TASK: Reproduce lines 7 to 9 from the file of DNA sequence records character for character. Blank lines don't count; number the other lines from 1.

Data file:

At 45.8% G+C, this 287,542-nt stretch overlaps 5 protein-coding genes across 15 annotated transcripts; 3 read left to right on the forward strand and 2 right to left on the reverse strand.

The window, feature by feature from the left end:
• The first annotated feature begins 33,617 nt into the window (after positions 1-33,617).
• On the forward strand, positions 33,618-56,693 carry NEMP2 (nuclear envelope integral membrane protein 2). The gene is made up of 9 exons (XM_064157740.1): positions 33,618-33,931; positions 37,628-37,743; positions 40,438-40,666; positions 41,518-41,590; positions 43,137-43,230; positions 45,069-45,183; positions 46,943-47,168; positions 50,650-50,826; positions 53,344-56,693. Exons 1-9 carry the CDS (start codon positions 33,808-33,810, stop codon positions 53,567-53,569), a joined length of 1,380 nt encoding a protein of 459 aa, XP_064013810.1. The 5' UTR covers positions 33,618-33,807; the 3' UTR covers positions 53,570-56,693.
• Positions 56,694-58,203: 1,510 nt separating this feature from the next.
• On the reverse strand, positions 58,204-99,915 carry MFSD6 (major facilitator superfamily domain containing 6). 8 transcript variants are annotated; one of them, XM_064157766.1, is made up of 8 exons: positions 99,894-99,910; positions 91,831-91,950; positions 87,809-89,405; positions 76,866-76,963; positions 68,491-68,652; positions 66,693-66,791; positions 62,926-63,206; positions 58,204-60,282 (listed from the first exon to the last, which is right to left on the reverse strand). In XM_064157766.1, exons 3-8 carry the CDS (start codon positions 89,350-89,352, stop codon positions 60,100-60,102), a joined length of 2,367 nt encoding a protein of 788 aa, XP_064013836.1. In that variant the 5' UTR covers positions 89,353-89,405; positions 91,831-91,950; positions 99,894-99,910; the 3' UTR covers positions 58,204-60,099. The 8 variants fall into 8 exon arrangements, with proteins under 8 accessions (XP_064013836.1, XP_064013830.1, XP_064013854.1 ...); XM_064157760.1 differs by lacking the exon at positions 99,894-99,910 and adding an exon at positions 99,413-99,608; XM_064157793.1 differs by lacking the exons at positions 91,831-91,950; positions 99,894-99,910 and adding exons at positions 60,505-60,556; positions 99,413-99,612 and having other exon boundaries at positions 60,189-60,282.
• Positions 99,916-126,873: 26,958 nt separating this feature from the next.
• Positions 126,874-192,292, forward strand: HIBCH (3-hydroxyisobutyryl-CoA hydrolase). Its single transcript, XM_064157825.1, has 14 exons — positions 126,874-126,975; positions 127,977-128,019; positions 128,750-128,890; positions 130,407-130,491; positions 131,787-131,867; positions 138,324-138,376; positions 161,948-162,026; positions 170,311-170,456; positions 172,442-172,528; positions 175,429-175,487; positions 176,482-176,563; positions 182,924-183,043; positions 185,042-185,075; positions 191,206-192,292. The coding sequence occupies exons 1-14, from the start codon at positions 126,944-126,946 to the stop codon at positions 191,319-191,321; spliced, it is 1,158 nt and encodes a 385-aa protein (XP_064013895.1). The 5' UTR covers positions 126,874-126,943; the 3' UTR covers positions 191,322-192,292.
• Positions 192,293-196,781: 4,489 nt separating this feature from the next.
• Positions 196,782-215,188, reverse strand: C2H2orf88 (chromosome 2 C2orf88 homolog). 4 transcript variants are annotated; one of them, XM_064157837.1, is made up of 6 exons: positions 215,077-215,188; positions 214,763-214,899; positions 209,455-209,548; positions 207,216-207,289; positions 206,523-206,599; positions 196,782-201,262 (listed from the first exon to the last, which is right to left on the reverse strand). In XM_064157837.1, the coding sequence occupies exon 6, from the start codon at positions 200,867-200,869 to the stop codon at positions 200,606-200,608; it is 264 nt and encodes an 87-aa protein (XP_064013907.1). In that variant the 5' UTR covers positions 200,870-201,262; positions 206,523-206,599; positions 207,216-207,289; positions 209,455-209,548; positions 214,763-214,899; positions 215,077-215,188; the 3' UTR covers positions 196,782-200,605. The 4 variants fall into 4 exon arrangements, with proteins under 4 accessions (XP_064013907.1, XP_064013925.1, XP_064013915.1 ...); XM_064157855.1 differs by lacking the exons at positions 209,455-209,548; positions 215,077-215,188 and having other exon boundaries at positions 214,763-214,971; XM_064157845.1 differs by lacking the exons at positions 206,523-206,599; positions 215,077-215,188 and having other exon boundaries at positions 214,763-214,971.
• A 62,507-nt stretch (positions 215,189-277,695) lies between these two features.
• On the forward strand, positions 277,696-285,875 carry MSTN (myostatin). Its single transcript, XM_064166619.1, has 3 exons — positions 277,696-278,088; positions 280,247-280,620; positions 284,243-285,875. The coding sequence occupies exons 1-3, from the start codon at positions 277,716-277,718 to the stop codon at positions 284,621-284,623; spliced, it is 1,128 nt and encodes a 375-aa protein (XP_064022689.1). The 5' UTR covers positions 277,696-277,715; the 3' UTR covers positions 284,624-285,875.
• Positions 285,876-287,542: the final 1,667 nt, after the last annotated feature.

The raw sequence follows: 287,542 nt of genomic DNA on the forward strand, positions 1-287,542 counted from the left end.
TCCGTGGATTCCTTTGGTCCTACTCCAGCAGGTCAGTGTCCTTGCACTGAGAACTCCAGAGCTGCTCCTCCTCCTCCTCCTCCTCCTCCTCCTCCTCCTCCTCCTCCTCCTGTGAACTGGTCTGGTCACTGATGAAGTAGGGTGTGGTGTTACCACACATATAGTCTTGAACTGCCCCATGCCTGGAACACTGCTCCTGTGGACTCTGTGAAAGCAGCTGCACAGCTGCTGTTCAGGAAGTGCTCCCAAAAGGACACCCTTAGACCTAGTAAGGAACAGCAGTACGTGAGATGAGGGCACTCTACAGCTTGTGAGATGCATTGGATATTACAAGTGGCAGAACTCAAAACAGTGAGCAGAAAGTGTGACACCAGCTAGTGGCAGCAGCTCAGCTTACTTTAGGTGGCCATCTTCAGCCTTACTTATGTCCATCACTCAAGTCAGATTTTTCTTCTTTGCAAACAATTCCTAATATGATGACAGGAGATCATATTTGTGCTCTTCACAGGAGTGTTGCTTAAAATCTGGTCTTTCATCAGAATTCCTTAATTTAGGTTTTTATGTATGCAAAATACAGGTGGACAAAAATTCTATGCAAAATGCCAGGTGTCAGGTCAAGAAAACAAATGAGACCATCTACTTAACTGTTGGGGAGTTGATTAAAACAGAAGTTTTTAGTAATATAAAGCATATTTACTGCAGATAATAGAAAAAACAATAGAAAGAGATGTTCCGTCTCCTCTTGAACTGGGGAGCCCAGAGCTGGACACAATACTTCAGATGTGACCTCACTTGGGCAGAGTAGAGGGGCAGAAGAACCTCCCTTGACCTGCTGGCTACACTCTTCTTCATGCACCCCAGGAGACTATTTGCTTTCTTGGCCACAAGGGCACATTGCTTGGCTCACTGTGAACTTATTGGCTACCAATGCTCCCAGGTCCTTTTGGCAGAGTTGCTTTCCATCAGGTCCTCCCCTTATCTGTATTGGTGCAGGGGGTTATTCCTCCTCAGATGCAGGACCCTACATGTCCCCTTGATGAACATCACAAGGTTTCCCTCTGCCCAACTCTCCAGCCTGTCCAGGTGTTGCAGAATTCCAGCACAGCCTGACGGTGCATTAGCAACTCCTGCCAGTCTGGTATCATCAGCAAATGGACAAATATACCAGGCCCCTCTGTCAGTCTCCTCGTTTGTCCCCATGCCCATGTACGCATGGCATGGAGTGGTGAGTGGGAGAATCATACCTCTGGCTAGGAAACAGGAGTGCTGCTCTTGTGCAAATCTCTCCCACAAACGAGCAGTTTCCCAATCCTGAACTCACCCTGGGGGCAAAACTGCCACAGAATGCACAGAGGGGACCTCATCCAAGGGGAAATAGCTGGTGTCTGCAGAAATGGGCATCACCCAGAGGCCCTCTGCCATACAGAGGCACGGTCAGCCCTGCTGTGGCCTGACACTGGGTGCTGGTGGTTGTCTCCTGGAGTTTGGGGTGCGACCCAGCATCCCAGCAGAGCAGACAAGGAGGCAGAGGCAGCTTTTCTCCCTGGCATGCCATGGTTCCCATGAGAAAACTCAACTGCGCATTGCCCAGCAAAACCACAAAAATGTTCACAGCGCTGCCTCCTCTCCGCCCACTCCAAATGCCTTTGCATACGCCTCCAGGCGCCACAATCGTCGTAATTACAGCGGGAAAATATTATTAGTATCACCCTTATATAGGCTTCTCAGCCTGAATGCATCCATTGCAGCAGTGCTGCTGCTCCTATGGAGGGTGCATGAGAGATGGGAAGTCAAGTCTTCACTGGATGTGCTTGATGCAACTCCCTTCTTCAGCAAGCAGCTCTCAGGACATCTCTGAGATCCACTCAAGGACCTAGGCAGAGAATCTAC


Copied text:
• Positions 99,916-126,873: 26,958 nt separating this feature from the next.
• Positions 126,874-192,292, forward strand: HIBCH (3-hydroxyisobutyryl-CoA hydrolase). Its single transcript, XM_064157825.1, has 14 exons — positions 126,874-126,975; positions 127,977-128,019; positions 128,750-128,890; positions 130,407-130,491; positions 131,787-131,867; positions 138,324-138,376; positions 161,948-162,026; positions 170,311-170,456; positions 172,442-172,528; positions 175,429-175,487; positions 176,482-176,563; positions 182,924-183,043; positions 185,042-185,075; positions 191,206-192,292. The coding sequence occupies exons 1-14, from the start codon at positions 126,944-126,946 to the stop codon at positions 191,319-191,321; spliced, it is 1,158 nt and encodes a 385-aa protein (XP_064013895.1). The 5' UTR covers positions 126,874-126,943; the 3' UTR covers positions 191,322-192,292.
• Positions 192,293-196,781: 4,489 nt separating this feature from the next.